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Video Display Devices

The primary output device in a graphical system is the video monitor.


Overview (Display Devices)
Raster Scan Displays
Random Scan Displays
Color CRT Monirors
Direct View Storage Tube
Flat panel Displays
Three Dimensional Viewing Devices
Stereoscopic and Virtual Reality System
Cathode Ray Tube:
The electron gun emits a beam of electrons (cathode rays).
The electron beam passes through focusing and deflection systems that direct it towards
specified positions on the phosphor-coated screen.
When the beam hits the screen, the phosphor emits a small spot of light at each position
contacted by the electron beam.

Refresh CRT
Light emitted by the Phosphor fades very rapidly.
Refresh CRT: One way to keep the phosphor glowing is to redraw the picture repeatedly
by quickly directing the electron beam back over the same points.
Electron Gun
Primary components of an electron gun in a CRT:
Heated metal cathode
Control grid
The cathode is heated by an electric current passed through a coil of wire called the
filament. This causes electrons to be boiled off the hot cathode surface.
In the vacuum inside the CRT envelope, negatively charged electrons are then accelerated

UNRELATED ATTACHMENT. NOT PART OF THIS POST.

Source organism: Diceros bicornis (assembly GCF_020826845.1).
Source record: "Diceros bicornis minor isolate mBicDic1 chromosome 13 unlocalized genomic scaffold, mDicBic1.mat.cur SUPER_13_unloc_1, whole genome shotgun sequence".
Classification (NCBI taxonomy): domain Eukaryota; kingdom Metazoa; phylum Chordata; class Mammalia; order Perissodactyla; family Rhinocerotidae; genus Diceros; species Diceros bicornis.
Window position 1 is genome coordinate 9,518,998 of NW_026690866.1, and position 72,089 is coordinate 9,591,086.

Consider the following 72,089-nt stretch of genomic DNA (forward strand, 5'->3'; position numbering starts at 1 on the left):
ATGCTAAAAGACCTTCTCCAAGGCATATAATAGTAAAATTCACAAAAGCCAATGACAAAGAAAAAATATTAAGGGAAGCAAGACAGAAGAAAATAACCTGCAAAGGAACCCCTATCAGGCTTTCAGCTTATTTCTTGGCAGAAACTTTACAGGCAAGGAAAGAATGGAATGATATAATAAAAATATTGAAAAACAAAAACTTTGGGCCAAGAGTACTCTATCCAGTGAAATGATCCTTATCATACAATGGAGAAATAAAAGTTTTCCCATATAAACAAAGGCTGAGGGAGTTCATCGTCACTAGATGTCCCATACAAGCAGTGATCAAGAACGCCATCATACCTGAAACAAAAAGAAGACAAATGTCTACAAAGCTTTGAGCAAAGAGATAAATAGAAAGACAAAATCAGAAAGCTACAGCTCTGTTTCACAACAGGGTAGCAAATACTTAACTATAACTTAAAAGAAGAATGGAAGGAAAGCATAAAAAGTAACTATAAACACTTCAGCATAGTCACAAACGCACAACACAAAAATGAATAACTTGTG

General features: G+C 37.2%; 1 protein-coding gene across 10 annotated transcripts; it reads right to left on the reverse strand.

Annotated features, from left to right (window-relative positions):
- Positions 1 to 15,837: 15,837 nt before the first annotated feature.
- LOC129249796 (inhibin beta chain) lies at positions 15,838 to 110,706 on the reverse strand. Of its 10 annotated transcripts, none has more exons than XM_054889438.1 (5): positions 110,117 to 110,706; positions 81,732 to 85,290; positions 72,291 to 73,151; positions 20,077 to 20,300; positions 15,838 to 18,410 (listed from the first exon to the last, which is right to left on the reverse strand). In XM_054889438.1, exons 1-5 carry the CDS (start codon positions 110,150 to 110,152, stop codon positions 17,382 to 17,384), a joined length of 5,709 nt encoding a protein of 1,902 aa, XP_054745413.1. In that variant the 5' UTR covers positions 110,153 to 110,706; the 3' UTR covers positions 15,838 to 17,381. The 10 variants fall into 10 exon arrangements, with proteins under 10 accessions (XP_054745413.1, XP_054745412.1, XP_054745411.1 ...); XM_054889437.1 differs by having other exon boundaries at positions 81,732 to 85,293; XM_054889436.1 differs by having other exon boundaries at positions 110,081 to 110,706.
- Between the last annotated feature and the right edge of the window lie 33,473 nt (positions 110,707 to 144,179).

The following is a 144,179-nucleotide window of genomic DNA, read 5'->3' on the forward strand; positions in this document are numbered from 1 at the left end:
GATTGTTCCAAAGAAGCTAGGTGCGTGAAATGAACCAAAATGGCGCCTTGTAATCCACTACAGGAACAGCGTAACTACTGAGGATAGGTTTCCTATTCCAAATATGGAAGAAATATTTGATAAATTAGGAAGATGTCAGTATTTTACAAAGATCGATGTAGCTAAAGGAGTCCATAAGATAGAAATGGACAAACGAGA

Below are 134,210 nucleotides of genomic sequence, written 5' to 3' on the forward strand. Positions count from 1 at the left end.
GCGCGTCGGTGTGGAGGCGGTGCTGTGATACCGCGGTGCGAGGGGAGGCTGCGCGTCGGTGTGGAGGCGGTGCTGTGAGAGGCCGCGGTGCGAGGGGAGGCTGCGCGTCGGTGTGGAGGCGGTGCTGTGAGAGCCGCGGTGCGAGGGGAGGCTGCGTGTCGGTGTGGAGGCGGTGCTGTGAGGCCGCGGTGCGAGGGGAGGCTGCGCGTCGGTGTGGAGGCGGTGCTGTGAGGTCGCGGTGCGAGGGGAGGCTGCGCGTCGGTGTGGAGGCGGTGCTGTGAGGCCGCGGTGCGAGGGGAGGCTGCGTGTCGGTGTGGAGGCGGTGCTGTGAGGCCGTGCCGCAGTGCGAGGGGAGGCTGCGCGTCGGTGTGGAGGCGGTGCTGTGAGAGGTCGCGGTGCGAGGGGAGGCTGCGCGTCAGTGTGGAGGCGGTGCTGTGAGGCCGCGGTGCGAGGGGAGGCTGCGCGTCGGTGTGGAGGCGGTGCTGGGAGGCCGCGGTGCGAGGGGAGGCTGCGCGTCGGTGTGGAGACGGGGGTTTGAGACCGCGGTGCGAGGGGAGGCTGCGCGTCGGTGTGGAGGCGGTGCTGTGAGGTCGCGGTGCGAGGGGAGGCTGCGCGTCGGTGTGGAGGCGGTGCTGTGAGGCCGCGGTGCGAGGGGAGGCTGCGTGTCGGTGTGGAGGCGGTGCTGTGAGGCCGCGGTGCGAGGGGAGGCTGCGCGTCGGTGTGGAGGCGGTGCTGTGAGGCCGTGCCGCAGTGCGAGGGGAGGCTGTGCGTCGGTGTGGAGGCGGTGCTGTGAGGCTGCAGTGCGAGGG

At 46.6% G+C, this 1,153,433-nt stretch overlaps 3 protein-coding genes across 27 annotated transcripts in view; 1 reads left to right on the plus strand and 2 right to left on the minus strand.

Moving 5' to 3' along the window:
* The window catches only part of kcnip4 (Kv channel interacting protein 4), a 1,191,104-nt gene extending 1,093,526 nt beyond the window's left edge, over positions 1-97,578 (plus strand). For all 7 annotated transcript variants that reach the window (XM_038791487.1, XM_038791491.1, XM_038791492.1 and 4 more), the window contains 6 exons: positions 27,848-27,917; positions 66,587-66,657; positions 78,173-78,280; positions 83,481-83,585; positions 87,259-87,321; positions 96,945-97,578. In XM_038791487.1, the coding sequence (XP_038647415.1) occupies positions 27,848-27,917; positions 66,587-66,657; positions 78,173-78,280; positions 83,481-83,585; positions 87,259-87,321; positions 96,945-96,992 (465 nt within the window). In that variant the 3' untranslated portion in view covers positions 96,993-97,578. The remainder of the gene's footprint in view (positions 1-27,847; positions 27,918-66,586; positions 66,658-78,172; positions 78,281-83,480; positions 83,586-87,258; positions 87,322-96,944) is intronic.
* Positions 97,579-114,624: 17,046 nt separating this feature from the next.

toward the phosphor coating by a high positive voltage.
The accelerating voltage can be generated with a positively charged metal coating on the
inside of the CRT envelope near the phosphor screen, or an accelerating anode can be used.
Sometimes the electron gun is built to contain the accelerating anode and focusing system
within the same unit.
Focusing System
The focusing system is needed to force the electron beam to converge into a small spot as it
strikes the phosphor.
Electrostatic focusing is commonly used in computer graphics monitor.
With electrostatic focusing, the electron beam passes through a positively charged metal
cylinder that forms an electrostatic lens.

The distance that the electron beam must travel to different points on the screen varies
because the radius of curvature for most CRTs is greater than the distance from the
focusing system to the screen center.
As the beam moves to the outer edges of the screen, displayed images become blurred.
Deflection Systems
Deflection of the electron beam can be controlled either with electric fields or with
magnetic fields.
The magnetic deflection coils mounted on the outside of the CRT envelope.
Horizontal deflection is accomplished with one pair of coils, and vertical deflection by the
other pairs.
Two pairs of parallel plates are mounted inside the CRT envelope.
One pair of plates is mounted horizontally to control the vertical deflection, and the other
pair is mounted vertically to control horizontal deflection.
Persistence how long they continue to emit light after the CRT beam is removed.
A phosphor with low-persistence is useful in animation.
A high-persistence phosphor is useful for displaying highly complex, static pictures.
Resolution
The maximum number of points (pixels) that can be displayed without overlap on a screen
is referred to as the resolution, and determines the detail that can be seen in an image.
Resolution of a CRT is dependent on:
The type of phosphor
The intensity to be displayed
The focusing and deflection systems.
Aspect Ratio:
The aspect ratio gives the ratio of vertical points to horizontal points necessary to produce